Renowned investor Cathie Wood, chief executive of Ark Investment Management, on Tuesday reiterated her view that the economy already is in recession.
In a webinar, she said that as far as prices go, deflation is the problem, not inflation.
Wood isn’t impressed with the 9.1% increase in consumer prices through June. That’s a “lagging indicator,” she said.
Fiscal policy is one deflationary force, Wood said. The growth of federal outlays is dropping sharply. Economists have compared the current period to the 1970s. But in that period federal-spending growth never fell, she said.
On the monetary front, in addition to the Federal Reserve’s interest-rate hikes, M2 money-supply growth has eased from 27% in 2020 to probably 5% in July, Wood said. It could be down to 1% growth by the end of the year. “Monetary policy is restrictive,” Wood said.
True leading indicators for inflation show it’s not a worry, Wood said. One of those indicators is gold. It peaked in August 2020 and has traded in a range of $1,700 to $2,000 an ounce since then. It's now standing around $1,800.
That doesn’t point to increasing inflation, she said. Also, copper peaked last year, and oil crested in March of this year.
No More Pricing Power
Meanwhile, companies got used to having pricing power through the covid pandemic, Wood said. “They didn’t think sales would capitulate, but they did,” she said. “Inventories have blown out. For example, builders are now stuck with home inventories.”
Companies have only one way to get rid of their excess inventory, and that’s by cutting prices, Wood said. It’s already happening at Walmart (WMT) , Target (TGT) , and others. “That will show up in inflation numbers,” Wood said.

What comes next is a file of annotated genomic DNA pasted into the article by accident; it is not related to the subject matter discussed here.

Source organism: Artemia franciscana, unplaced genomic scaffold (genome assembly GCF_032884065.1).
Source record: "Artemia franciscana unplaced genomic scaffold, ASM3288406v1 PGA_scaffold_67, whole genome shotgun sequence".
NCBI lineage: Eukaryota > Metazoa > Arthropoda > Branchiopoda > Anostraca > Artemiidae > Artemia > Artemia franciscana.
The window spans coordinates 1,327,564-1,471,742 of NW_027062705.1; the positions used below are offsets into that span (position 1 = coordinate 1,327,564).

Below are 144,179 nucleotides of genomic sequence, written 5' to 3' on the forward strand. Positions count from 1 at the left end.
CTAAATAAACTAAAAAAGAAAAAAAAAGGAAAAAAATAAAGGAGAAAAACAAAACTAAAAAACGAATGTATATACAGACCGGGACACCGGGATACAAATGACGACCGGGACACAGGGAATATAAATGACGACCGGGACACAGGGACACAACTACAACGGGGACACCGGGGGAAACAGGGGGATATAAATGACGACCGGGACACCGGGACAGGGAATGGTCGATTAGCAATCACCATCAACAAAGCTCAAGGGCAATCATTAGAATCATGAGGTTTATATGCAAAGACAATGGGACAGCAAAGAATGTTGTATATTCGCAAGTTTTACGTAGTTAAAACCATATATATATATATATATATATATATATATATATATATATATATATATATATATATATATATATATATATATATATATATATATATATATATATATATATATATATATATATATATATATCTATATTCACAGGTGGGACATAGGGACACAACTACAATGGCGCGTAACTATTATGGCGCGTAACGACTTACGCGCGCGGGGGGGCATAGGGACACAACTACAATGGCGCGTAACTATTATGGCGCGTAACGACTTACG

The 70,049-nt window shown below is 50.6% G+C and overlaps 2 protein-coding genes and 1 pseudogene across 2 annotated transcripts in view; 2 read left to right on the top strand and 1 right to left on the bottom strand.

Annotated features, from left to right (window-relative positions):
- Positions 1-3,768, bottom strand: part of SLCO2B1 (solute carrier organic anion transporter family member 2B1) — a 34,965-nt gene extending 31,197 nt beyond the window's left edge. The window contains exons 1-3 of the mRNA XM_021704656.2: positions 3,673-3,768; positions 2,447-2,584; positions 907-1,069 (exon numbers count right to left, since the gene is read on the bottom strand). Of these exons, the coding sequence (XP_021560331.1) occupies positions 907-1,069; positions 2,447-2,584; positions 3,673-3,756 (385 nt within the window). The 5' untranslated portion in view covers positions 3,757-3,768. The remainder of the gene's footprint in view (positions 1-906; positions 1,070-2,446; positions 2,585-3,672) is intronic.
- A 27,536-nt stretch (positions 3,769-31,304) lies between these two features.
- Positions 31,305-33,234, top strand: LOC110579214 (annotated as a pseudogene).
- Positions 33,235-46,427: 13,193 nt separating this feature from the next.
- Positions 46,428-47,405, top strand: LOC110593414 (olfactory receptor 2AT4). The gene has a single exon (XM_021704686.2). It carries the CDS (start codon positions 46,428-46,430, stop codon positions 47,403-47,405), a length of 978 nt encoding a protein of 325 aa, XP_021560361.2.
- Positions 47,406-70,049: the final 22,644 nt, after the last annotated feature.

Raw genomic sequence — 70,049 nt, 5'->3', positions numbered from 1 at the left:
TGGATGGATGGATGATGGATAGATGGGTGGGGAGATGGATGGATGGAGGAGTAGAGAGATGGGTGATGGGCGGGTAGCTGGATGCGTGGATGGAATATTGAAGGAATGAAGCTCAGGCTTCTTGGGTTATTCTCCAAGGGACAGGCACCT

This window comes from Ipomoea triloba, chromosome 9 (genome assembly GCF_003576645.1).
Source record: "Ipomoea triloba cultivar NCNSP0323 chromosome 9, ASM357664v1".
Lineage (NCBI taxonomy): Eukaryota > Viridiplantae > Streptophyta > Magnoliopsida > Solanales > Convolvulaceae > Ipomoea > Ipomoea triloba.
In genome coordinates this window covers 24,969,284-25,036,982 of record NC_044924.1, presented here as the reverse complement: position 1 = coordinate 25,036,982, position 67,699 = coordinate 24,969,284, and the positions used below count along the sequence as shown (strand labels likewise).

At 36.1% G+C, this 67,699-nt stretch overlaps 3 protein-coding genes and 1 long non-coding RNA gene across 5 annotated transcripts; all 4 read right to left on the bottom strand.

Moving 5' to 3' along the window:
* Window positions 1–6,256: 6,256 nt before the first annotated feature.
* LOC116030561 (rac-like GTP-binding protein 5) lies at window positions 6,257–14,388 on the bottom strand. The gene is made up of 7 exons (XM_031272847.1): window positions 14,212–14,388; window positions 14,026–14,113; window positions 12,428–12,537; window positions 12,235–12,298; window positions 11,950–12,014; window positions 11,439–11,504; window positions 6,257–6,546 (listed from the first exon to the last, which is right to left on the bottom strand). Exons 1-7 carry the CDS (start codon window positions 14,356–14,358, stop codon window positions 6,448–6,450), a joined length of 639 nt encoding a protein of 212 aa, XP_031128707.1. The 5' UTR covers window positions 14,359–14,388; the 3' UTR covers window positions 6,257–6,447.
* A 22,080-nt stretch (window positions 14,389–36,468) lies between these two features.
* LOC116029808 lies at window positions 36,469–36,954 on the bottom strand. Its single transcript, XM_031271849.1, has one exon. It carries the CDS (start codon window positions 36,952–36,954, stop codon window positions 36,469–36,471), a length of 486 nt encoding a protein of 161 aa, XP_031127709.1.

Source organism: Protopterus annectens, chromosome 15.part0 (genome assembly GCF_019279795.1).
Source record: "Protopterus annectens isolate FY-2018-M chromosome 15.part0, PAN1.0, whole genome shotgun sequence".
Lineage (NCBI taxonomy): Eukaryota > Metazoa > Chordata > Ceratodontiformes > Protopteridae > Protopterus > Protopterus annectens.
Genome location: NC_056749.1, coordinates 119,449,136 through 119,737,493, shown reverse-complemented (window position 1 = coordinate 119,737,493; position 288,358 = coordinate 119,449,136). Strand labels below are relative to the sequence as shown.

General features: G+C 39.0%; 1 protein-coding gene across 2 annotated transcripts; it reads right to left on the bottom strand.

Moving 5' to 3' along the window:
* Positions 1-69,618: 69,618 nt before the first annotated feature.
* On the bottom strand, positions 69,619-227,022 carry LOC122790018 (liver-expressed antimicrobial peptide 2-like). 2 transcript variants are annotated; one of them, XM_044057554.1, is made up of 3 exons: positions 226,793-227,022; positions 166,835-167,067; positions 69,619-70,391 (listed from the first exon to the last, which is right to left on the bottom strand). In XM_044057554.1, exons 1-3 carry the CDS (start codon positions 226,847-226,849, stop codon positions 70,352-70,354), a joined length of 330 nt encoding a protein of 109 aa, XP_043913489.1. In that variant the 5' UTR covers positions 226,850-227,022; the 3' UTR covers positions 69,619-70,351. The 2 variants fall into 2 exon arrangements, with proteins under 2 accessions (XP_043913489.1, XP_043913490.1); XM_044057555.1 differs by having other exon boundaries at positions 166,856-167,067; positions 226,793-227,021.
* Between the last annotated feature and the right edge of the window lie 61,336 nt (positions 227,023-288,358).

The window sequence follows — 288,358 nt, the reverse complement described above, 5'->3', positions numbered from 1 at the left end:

As for recession, leading indicators have dropped three straight months, which for more than 40 years has been a sign of recession, Wood said.
Nonfarm-payroll numbers, which have shown strong growth in recent months, are a lagging indicator, she said. “The leading indicator is household-employment numbers, which have dropped almost 200,000 in the last four months.”
In addition, initial unemployment claims are up more than 55% from their March low, she said. “The Fed will probably meet that with a pivot [away from rate increases] within three to six months,” Wood said. It has been focusing on “lagging indicators for employment and inflation.”
The yield curve’s inversion also points to recession, Wood said. An inverted yield curve occurs when short-term Treasury yields exceed long-term yields. The two-year Treasury recently yielded 3.28%, compared with 2.8% for the 10-year Treasury
The economy is in “a significant inventory recession,” Wood said. “But it’s nothing like the systemic recession of 2008-09. It’s a garden variety recession. We think the economy will come out of it in 2023, when most economists expect a recession to begin.”
One positive deflationary force is tech, Wood said, and that’s the area where she makes her investments. “Innovation solves problems.”